- 1886 Wanderer II
WANDERER II was designed and build by William Brighton in Great Yarmouth in 1886 as a racing vessel. He also made the sails for her. This 10 ton gaff rigged cutter has been very successful in racing, and won many first prizes for some years before a faster boat was built. She has a clipper bow and long overhang aft; her length overall is 40 ft on deck and 33 ft at the waterline. Her breadth is 9 ft and she draws 5 ft. She is built from yellow pine planking 1¼ inch thick over alternating oak sawn frames and steamed frames. WANDERER II had a small cabin for racing when first built, with a large open cockpit. When the main use changed to cruising, probably shortly after 1900, it appears that the cabin was raised, and extended forward of the mast, with a doghouse added later. These alterations were mainly carried out in teak with oak beams.
WANDERER II was entered in the Lloyd's register by her first owner, John Lee Barber, and she can be tracked until the first World War through her following ownerships. She was owned by the same owner between 1963 and 2017 and underwent some maintenance work in that time. This included the fitting of a new keel (the lead had been used in the war effort), a new deck and rigging. She in now owned by Arthur Hamel, a shipwright by trade, and is undergoing a thorough yet traditional restoration. The work involved will include a new keel, changing some frames, restoring the original counter and restoring the gaff rig as seen in original pictures. She is now out of the water in Cornwall and will hopefully be back sailing in early 2020. WANDERER II is one of the last, and perhaps most successful, of the long keel racing yachts of the late nineteenth century. Her racing successes are described in the literature of the time, including “Broadland Sport” by Nicholas Everitt (1902), and the Badminton Library on Yachting (1894).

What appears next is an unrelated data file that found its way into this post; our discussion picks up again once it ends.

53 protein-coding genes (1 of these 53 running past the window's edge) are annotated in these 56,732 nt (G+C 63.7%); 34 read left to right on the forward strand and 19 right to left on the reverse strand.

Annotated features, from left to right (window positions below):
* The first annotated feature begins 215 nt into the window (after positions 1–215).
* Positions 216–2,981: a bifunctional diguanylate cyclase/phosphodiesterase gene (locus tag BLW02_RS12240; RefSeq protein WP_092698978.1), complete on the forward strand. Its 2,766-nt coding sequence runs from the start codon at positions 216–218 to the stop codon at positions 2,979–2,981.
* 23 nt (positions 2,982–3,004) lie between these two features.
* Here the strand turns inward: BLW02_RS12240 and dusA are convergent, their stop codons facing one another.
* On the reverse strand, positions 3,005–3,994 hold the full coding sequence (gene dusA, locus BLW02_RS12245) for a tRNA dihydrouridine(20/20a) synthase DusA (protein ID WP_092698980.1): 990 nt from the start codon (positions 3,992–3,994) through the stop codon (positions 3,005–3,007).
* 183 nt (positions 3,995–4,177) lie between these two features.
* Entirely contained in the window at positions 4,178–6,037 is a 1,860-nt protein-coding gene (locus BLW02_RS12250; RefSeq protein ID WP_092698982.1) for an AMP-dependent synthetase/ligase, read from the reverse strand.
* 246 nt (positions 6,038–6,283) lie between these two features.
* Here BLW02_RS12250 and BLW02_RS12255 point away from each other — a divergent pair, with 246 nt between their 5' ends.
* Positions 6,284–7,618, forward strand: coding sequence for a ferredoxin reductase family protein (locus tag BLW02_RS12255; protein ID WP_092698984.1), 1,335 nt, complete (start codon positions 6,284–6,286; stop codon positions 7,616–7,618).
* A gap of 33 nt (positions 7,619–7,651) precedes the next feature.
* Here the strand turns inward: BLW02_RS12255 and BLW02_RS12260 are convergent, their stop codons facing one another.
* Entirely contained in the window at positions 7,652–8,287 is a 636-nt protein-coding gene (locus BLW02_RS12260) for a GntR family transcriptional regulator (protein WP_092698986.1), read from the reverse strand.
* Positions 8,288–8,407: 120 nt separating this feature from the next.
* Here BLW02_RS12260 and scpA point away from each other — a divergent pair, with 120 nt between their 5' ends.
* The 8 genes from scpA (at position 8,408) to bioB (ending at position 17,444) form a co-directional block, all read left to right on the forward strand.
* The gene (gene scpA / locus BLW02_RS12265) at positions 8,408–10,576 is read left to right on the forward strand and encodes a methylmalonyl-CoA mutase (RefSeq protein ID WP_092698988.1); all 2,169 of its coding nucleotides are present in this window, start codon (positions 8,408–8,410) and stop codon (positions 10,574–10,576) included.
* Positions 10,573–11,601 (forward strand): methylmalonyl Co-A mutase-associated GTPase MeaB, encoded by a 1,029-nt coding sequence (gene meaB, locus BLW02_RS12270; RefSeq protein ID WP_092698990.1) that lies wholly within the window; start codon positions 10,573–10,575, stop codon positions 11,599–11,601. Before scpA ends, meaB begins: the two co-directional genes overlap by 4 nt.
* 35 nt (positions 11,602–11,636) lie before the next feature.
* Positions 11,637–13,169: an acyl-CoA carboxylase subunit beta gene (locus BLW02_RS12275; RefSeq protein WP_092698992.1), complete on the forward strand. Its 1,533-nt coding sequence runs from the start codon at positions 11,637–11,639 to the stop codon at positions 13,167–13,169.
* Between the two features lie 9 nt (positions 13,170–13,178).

1886 designed and built by William Brighton in Great Yarmouth
Main use changed to cruising
Bought by owner who retained her for 54 years until 2017
Purchased by shipwright and programe of conservation commenced
A Sustainability Grant of £1,500 towards the cost of reframing was made from the Strategic Development Fund of National Historic Ships UK
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